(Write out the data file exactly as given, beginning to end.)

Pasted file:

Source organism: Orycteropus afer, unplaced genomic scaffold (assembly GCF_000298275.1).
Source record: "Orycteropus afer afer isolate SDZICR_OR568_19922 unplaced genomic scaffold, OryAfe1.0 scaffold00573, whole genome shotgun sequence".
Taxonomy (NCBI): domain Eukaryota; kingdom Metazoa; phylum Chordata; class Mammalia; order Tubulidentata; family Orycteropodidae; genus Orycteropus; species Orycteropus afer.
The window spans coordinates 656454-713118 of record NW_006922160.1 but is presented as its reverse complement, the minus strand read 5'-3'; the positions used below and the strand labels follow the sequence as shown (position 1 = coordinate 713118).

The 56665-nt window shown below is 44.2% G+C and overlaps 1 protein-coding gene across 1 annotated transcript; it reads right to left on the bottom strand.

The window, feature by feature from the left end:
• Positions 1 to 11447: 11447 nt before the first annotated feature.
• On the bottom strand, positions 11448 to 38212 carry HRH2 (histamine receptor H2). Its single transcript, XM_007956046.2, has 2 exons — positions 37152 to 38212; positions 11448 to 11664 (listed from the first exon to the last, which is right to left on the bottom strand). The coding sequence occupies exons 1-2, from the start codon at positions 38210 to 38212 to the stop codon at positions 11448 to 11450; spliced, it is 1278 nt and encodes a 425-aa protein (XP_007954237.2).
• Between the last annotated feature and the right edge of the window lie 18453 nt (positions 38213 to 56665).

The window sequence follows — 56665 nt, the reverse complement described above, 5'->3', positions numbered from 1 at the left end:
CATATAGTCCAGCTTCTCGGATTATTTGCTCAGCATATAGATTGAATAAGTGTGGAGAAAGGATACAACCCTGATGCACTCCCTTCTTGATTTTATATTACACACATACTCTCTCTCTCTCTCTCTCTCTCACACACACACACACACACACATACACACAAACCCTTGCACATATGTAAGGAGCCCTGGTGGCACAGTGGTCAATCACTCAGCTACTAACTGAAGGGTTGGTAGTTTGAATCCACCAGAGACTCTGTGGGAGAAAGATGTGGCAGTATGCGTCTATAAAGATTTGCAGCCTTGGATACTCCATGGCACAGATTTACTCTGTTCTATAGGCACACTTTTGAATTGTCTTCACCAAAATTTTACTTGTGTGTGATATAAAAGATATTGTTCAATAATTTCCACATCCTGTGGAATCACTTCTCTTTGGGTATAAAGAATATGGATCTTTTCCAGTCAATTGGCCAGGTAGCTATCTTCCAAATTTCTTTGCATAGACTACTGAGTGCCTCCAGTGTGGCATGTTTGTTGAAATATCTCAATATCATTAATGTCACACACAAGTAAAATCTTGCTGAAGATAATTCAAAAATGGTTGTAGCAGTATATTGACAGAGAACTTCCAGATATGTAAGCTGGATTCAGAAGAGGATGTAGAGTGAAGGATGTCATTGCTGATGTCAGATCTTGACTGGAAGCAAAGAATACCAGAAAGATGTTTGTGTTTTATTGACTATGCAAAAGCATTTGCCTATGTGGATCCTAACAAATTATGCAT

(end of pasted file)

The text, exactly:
Source organism: Orycteropus afer, unplaced genomic scaffold (assembly GCF_000298275.1).
Source record: "Orycteropus afer afer isolate SDZICR_OR568_19922 unplaced genomic scaffold, OryAfe1.0 scaffold00573, whole genome shotgun sequence".
Taxonomy (NCBI): domain Eukaryota; kingdom Metazoa; phylum Chordata; class Mammalia; order Tubulidentata; family Orycteropodidae; genus Orycteropus; species Orycteropus afer.
The window spans coordinates 656454-713118 of record NW_006922160.1 but is presented as its reverse complement, the minus strand read 5'-3'; the positions used below and the strand labels follow the sequence as shown (position 1 = coordinate 713118).

The 56665-nt window shown below is 44.2% G+C and overlaps 1 protein-coding gene across 1 annotated transcript; it reads right to left on the bottom strand.

The window, feature by feature from the left end:
• Positions 1 to 11447: 11447 nt before the first annotated feature.
• On the bottom strand, positions 11448 to 38212 carry HRH2 (histamine receptor H2). Its single transcript, XM_007956046.2, has 2 exons — positions 37152 to 38212; positions 11448 to 11664 (listed from the first exon to the last, which is right to left on the bottom strand). The coding sequence occupies exons 1-2, from the start codon at positions 38210 to 38212 to the stop codon at positions 11448 to 11450; spliced, it is 1278 nt and encodes a 425-aa protein (XP_007954237.2).
• Between the last annotated feature and the right edge of the window lie 18453 nt (positions 38213 to 56665).

The window sequence follows — 56665 nt, the reverse complement described above, 5'->3', positions numbered from 1 at the left end:
CATATAGTCCAGCTTCTCGGATTATTTGCTCAGCATATAGATTGAATAAGTGTGGAGAAAGGATACAACCCTGATGCACTCCCTTCTTGATTTTATATTACACACATACTCTCTCTCTCTCTCTCTCTCTCACACACACACACACACACACATACACACAAACCCTTGCACATATGTAAGGAGCCCTGGTGGCACAGTGGTCAATCACTCAGCTACTAACTGAAGGGTTGGTAGTTTGAATCCACCAGAGACTCTGTGGGAGAAAGATGTGGCAGTATGCGTCTATAAAGATTTGCAGCCTTGGATACTCCATGGCACAGATTTACTCTGTTCTATAGGCACACTTTTGAATTGTCTTCACCAAAATTTTACTTGTGTGTGATATAAAAGATATTGTTCAATAATTTCCACATCCTGTGGAATCACTTCTCTTTGGGTATAAAGAATATGGATCTTTTCCAGTCAATTGGCCAGGTAGCTATCTTCCAAATTTCTTTGCATAGACTACTGAGTGCCTCCAGTGTGGCATGTTTGTTGAAATATCTCAATATCATTAATGTCACACACAAGTAAAATCTTGCTGAAGATAATTCAAAAATGGTTGTAGCAGTATATTGACAGAGAACTTCCAGATATGTAAGCTGGATTCAGAAGAGGATGTAGAGTGAAGGATGTCATTGCTGATGTCAGATCTTGACTGGAAGCAAAGAATACCAGAAAGATGTTTGTGTTTTATTGACTATGCAAAAGCATTTGCCTATGTGGATCCTAACAAATTATGCAT